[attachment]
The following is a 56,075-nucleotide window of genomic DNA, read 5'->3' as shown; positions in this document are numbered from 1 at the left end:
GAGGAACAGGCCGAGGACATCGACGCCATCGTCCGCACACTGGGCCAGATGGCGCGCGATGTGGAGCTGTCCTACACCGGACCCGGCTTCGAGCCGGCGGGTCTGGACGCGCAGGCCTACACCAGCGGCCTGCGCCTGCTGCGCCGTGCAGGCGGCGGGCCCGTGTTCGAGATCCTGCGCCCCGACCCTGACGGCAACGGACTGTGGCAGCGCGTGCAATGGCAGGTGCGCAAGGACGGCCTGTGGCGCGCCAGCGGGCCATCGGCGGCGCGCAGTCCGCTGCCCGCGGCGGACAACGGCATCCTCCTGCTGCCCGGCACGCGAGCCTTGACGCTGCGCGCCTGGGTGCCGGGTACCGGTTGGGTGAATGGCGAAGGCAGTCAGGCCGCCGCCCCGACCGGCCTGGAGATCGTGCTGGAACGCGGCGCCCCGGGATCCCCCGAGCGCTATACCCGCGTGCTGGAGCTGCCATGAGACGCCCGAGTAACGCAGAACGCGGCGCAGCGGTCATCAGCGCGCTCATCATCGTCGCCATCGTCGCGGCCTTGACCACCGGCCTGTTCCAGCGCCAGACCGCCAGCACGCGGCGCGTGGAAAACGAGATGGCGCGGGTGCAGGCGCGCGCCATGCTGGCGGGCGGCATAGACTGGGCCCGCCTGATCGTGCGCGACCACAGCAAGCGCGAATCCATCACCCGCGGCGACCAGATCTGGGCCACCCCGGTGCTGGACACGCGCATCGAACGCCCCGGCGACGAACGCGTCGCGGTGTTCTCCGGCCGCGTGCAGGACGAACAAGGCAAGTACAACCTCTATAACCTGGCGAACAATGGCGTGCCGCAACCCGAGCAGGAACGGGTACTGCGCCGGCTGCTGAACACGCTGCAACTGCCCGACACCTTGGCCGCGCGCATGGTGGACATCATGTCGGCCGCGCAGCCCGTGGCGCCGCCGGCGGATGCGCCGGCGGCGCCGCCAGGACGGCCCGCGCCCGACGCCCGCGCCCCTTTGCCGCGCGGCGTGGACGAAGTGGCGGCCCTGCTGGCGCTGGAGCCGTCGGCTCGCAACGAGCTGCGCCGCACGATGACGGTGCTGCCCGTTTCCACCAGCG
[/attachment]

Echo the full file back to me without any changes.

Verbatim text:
The following is a 56,075-nucleotide window of genomic DNA, read 5'->3' as shown; positions in this document are numbered from 1 at the left end:
GAGGAACAGGCCGAGGACATCGACGCCATCGTCCGCACACTGGGCCAGATGGCGCGCGATGTGGAGCTGTCCTACACCGGACCCGGCTTCGAGCCGGCGGGTCTGGACGCGCAGGCCTACACCAGCGGCCTGCGCCTGCTGCGCCGTGCAGGCGGCGGGCCCGTGTTCGAGATCCTGCGCCCCGACCCTGACGGCAACGGACTGTGGCAGCGCGTGCAATGGCAGGTGCGCAAGGACGGCCTGTGGCGCGCCAGCGGGCCATCGGCGGCGCGCAGTCCGCTGCCCGCGGCGGACAACGGCATCCTCCTGCTGCCCGGCACGCGAGCCTTGACGCTGCGCGCCTGGGTGCCGGGTACCGGTTGGGTGAATGGCGAAGGCAGTCAGGCCGCCGCCCCGACCGGCCTGGAGATCGTGCTGGAACGCGGCGCCCCGGGATCCCCCGAGCGCTATACCCGCGTGCTGGAGCTGCCATGAGACGCCCGAGTAACGCAGAACGCGGCGCAGCGGTCATCAGCGCGCTCATCATCGTCGCCATCGTCGCGGCCTTGACCACCGGCCTGTTCCAGCGCCAGACCGCCAGCACGCGGCGCGTGGAAAACGAGATGGCGCGGGTGCAGGCGCGCGCCATGCTGGCGGGCGGCATAGACTGGGCCCGCCTGATCGTGCGCGACCACAGCAAGCGCGAATCCATCACCCGCGGCGACCAGATCTGGGCCACCCCGGTGCTGGACACGCGCATCGAACGCCCCGGCGACGAACGCGTCGCGGTGTTCTCCGGCCGCGTGCAGGACGAACAAGGCAAGTACAACCTCTATAACCTGGCGAACAATGGCGTGCCGCAACCCGAGCAGGAACGGGTACTGCGCCGGCTGCTGAACACGCTGCAACTGCCCGACACCTTGGCCGCGCGCATGGTGGACATCATGTCGGCCGCGCAGCCCGTGGCGCCGCCGGCGGATGCGCCGGCGGCGCCGCCAGGACGGCCCGCGCCCGACGCCCGCGCCCCTTTGCCGCGCGGCGTGGACGAAGTGGCGGCCCTGCTGGCGCTGGAGCCGTCGGCTCGCAACGAGCTGCGCCGCACGATGACGGTGCTGCCCGTTTCCACCAGCG